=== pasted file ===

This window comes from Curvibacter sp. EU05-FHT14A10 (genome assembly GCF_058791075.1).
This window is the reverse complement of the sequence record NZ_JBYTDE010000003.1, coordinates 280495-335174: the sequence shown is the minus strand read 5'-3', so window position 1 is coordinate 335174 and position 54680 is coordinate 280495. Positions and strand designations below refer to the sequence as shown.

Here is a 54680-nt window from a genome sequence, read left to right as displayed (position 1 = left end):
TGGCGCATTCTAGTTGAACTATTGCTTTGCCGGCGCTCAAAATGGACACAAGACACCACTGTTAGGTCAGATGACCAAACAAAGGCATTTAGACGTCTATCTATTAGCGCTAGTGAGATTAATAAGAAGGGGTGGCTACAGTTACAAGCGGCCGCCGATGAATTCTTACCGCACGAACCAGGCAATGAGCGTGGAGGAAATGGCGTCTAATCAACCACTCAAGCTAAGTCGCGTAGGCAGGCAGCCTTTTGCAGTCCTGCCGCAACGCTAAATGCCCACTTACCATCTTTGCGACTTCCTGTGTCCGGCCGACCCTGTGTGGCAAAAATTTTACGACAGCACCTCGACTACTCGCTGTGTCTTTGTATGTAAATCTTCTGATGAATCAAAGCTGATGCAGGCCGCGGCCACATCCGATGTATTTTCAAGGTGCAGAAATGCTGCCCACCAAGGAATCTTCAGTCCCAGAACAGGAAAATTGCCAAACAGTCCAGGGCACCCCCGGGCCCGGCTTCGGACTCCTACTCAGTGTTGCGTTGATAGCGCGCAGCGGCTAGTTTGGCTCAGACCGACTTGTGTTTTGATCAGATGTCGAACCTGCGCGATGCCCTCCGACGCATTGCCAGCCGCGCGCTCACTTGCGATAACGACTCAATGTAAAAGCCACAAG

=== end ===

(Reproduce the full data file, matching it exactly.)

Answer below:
This window comes from Curvibacter sp. EU05-FHT14A10 (genome assembly GCF_058791075.1).
This window is the reverse complement of the sequence record NZ_JBYTDE010000003.1, coordinates 280495-335174: the sequence shown is the minus strand read 5'-3', so window position 1 is coordinate 335174 and position 54680 is coordinate 280495. Positions and strand designations below refer to the sequence as shown.

Here is a 54680-nt window from a genome sequence, read left to right as displayed (position 1 = left end):
TGGCGCATTCTAGTTGAACTATTGCTTTGCCGGCGCTCAAAATGGACACAAGACACCACTGTTAGGTCAGATGACCAAACAAAGGCATTTAGACGTCTATCTATTAGCGCTAGTGAGATTAATAAGAAGGGGTGGCTACAGTTACAAGCGGCCGCCGATGAATTCTTACCGCACGAACCAGGCAATGAGCGTGGAGGAAATGGCGTCTAATCAACCACTCAAGCTAAGTCGCGTAGGCAGGCAGCCTTTTGCAGTCCTGCCGCAACGCTAAATGCCCACTTACCATCTTTGCGACTTCCTGTGTCCGGCCGACCCTGTGTGGCAAAAATTTTACGACAGCACCTCGACTACTCGCTGTGTCTTTGTATGTAAATCTTCTGATGAATCAAAGCTGATGCAGGCCGCGGCCACATCCGATGTATTTTCAAGGTGCAGAAATGCTGCCCACCAAGGAATCTTCAGTCCCAGAACAGGAAAATTGCCAAACAGTCCAGGGCACCCCCGGGCCCGGCTTCGGACTCCTACTCAGTGTTGCGTTGATAGCGCGCAGCGGCTAGTTTGGCTCAGACCGACTTGTGTTTTGATCAGATGTCGAACCTGCGCGATGCCCTCCGACGCATTGCCAGCCGCGCGCTCACTTGCGATAACGACTCAATGTAAAAGCCACAAG